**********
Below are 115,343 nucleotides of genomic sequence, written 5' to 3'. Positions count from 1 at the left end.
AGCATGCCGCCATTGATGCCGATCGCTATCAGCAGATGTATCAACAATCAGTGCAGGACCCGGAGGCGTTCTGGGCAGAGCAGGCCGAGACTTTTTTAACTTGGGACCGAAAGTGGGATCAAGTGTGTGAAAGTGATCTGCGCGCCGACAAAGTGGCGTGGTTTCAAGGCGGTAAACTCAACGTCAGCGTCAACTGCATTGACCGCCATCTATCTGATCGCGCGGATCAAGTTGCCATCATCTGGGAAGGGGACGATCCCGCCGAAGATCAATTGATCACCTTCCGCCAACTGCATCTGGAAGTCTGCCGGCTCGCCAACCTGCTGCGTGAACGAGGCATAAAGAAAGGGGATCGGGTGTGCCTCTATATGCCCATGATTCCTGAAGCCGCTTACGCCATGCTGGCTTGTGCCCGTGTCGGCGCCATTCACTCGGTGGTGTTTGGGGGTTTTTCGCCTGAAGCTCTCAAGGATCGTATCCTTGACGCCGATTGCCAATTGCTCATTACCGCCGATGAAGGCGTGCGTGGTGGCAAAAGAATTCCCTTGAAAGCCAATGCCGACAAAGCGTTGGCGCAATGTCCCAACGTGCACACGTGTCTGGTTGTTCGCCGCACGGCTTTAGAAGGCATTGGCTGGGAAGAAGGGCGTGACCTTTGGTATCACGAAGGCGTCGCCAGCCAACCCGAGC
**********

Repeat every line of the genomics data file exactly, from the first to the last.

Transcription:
Below are 115,343 nucleotides of genomic sequence, written 5' to 3'. Positions count from 1 at the left end.
AGCATGCCGCCATTGATGCCGATCGCTATCAGCAGATGTATCAACAATCAGTGCAGGACCCGGAGGCGTTCTGGGCAGAGCAGGCCGAGACTTTTTTAACTTGGGACCGAAAGTGGGATCAAGTGTGTGAAAGTGATCTGCGCGCCGACAAAGTGGCGTGGTTTCAAGGCGGTAAACTCAACGTCAGCGTCAACTGCATTGACCGCCATCTATCTGATCGCGCGGATCAAGTTGCCATCATCTGGGAAGGGGACGATCCCGCCGAAGATCAATTGATCACCTTCCGCCAACTGCATCTGGAAGTCTGCCGGCTCGCCAACCTGCTGCGTGAACGAGGCATAAAGAAAGGGGATCGGGTGTGCCTCTATATGCCCATGATTCCTGAAGCCGCTTACGCCATGCTGGCTTGTGCCCGTGTCGGCGCCATTCACTCGGTGGTGTTTGGGGGTTTTTCGCCTGAAGCTCTCAAGGATCGTATCCTTGACGCCGATTGCCAATTGCTCATTACCGCCGATGAAGGCGTGCGTGGTGGCAAAAGAATTCCCTTGAAAGCCAATGCCGACAAAGCGTTGGCGCAATGTCCCAACGTGCACACGTGTCTGGTTGTTCGCCGCACGGCTTTAGAAGGCATTGGCTGGGAAGAAGGGCGTGACCTTTGGTATCACGAAGGCGTCGCCAGCCAACCCGAGC